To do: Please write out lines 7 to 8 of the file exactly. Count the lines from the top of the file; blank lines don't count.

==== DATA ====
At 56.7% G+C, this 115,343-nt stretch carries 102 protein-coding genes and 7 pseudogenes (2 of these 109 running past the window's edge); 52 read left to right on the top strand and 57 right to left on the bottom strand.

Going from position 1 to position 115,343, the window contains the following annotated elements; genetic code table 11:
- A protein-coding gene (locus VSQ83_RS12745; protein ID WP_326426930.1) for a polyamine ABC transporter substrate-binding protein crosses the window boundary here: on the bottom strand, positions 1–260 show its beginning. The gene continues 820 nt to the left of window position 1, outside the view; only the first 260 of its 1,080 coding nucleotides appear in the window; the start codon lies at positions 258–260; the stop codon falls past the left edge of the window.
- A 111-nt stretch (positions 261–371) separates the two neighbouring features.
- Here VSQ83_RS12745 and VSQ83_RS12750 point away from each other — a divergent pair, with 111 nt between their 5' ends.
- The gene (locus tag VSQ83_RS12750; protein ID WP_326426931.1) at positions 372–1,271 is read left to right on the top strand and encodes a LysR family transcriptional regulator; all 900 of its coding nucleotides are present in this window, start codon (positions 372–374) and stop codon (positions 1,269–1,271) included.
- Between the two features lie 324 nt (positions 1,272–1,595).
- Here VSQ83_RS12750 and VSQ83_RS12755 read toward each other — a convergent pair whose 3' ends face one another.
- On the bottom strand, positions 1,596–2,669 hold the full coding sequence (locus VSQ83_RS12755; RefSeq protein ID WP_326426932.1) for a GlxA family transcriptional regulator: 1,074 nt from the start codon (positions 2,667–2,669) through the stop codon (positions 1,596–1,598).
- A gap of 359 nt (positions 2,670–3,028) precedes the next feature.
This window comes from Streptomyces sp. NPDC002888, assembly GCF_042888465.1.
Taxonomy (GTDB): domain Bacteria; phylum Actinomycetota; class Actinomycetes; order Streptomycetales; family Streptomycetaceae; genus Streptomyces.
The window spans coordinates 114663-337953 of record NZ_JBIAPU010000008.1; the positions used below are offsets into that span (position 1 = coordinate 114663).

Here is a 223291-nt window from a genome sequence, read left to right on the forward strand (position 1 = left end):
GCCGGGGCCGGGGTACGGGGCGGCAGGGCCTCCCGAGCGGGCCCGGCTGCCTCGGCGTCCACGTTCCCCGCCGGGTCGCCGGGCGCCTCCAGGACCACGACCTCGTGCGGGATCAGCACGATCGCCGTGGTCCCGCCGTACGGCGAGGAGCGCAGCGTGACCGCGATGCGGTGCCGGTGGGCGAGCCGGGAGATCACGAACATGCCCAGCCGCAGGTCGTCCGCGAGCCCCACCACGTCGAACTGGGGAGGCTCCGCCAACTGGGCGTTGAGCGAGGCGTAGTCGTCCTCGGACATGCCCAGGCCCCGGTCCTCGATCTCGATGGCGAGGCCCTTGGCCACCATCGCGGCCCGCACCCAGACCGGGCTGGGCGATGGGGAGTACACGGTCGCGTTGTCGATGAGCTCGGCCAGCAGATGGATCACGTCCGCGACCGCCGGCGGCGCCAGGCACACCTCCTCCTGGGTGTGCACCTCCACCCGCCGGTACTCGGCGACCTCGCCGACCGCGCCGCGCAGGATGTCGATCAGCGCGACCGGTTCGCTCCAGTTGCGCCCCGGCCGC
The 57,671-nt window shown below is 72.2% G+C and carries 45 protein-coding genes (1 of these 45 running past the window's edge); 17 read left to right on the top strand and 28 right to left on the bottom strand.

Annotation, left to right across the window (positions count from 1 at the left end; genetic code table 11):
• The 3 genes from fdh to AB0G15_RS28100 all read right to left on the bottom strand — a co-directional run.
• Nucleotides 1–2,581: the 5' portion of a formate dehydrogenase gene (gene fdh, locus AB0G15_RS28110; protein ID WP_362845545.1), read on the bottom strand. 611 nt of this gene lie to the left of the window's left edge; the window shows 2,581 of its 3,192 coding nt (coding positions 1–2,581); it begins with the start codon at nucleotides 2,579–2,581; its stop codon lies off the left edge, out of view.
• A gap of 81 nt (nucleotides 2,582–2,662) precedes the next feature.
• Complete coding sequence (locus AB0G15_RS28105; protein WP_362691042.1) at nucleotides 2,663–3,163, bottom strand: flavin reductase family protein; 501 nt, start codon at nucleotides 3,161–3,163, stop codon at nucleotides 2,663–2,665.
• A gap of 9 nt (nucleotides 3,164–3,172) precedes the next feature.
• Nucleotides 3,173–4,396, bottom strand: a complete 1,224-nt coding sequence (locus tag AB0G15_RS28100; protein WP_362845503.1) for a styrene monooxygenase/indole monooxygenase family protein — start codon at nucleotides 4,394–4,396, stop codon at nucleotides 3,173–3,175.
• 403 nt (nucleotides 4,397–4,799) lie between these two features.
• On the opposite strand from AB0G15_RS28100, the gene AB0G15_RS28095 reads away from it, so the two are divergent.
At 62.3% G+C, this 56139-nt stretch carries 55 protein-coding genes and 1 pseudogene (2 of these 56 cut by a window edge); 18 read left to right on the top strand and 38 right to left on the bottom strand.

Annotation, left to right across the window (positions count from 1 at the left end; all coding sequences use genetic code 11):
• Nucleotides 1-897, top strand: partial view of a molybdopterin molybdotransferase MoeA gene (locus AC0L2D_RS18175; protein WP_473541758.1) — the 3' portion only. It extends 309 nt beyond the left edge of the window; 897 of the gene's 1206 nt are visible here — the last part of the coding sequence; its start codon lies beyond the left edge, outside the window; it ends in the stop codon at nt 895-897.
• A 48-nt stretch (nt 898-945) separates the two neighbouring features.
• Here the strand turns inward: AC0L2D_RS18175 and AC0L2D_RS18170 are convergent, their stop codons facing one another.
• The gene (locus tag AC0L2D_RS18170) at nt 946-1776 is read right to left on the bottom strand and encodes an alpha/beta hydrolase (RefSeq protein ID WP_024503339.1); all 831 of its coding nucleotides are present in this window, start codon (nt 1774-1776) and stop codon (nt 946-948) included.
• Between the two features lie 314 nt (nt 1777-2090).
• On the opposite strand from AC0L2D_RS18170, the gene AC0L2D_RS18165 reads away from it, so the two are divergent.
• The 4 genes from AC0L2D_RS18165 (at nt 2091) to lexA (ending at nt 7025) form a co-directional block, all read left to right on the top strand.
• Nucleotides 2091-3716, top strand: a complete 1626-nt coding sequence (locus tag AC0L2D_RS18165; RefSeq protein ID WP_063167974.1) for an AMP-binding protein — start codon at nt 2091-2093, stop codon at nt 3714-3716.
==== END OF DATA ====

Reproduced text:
- Between the two features lie 324 nt (positions 1,272–1,595).
- Here VSQ83_RS12750 and VSQ83_RS12755 read toward each other — a convergent pair whose 3' ends face one another.